The nasals, [n] and [m], are fairly stable, as are the liquids [I] and [r]. The stops [p], [t]
and their voiced counterparts [b] and [d] change in only a third of the languages. All
aspirated consonants changed in every language analyzed, being markedly unstable;
[k] and [g] and their glide forms [kw] and [gw] were also more likely to change than

Sound changes actually vary by position, with a sound change applying to different
places — the [s] might become [h] at the beginning of a word, [k] in the middle of a
word and [z] at the end of a word (though this is an extreme example). For

simplicity’s sake, you may just want to apply the same changes regardless of

Besides these phonetic changes, there are often «environmental» changes in words,
where sounds change because of the sounds they are near. The following examples
illustrate the major types of sound change.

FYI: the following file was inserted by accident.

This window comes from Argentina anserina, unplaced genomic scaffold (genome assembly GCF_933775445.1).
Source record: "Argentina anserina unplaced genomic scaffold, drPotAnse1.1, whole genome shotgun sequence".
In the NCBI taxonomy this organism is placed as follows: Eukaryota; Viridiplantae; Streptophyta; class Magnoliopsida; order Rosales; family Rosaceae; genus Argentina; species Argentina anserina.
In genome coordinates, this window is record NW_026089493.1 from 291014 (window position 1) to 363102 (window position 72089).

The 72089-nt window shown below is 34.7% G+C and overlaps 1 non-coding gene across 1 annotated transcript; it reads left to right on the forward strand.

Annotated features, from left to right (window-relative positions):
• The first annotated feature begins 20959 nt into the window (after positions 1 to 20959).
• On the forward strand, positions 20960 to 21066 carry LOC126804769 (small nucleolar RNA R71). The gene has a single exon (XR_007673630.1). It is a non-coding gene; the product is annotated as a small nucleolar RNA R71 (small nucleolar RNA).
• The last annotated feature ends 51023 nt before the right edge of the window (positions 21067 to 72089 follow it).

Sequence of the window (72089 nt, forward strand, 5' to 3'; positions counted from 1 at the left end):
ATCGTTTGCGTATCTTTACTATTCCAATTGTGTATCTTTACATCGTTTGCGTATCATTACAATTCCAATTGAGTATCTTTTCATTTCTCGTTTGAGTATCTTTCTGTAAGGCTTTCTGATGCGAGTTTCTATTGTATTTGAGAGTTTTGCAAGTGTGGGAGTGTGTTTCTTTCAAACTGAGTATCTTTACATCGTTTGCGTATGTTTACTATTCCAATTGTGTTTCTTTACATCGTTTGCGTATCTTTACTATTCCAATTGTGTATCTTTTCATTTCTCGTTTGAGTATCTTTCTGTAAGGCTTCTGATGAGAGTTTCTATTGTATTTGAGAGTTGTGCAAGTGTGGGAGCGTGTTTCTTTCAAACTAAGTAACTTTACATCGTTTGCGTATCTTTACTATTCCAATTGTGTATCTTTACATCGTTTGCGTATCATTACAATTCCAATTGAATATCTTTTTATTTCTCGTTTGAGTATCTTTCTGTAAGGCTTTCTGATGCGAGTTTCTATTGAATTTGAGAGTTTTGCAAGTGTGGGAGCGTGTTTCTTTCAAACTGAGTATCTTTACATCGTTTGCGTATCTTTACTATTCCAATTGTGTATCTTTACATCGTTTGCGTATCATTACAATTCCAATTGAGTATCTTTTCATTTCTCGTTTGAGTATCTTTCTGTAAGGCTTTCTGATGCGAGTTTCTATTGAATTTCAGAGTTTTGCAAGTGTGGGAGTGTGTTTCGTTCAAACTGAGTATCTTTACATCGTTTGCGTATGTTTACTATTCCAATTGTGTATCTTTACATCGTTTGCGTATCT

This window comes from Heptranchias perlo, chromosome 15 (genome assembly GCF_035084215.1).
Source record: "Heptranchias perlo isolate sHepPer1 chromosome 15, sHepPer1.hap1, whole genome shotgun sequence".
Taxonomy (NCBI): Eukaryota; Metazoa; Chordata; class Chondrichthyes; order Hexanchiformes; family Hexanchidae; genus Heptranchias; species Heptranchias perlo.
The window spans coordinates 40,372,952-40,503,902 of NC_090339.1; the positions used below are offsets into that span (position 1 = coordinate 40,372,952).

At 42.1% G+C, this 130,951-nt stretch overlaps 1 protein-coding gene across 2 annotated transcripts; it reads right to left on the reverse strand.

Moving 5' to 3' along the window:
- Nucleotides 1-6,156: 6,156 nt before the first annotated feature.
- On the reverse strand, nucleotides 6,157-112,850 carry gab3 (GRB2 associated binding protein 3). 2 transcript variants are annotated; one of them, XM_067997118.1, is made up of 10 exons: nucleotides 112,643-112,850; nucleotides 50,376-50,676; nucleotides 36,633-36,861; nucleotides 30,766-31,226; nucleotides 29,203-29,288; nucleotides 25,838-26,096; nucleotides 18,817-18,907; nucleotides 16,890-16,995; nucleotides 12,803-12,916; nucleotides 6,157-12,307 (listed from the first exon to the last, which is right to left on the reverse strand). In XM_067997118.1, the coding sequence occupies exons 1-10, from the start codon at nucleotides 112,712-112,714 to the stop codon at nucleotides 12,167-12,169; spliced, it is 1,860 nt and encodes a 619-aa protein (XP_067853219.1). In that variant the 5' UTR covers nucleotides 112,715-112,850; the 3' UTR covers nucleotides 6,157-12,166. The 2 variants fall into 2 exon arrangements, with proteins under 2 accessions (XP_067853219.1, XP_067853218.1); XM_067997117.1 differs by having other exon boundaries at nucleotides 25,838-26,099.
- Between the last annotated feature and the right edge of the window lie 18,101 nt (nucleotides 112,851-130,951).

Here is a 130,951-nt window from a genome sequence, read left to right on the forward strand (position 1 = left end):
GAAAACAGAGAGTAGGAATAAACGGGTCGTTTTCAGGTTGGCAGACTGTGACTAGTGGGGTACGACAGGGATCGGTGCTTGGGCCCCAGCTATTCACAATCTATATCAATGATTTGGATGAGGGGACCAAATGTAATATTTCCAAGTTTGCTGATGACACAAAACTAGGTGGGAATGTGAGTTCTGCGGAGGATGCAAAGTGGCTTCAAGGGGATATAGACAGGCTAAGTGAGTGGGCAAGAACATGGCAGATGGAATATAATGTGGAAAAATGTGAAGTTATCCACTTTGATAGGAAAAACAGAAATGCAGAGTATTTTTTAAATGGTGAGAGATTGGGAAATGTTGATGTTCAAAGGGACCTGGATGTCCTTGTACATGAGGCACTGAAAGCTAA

Regressive or anticipatory, a sound is influenced by the following next sound:
English [cupbord] became [cubbord]; the word assimilation is itself an example: Latin
adsimula-re became assimula-re, since [ad-] regularly assimilated to [as-] before the
[s] sound.

Progressive, a sound is influenced by a preceding sound

Coalescent or reciprocal, when two neighboring sounds influence one another:

don’t you becomes pronounced [donchu]

sound moves away from the pronunciation of neighboring sound: French marbre
became English marble as the second [r] became dissimilar from the first.
a sound becomes regarded as two distinct sounds, such as Old English \s\ compared
to Modern English \s\ and \z\ (Old English’s failure to distinguish between the sounds
is one of the reasons many Modern English words are written with’s’ when [z] is
two sounds change places, third from Old English thridda
sounds are omitted (elided) in rapid speed, often dropping a consonant from a cluster
of consonants: [cubbord] became [cubord]; elision specifically refers to loss of an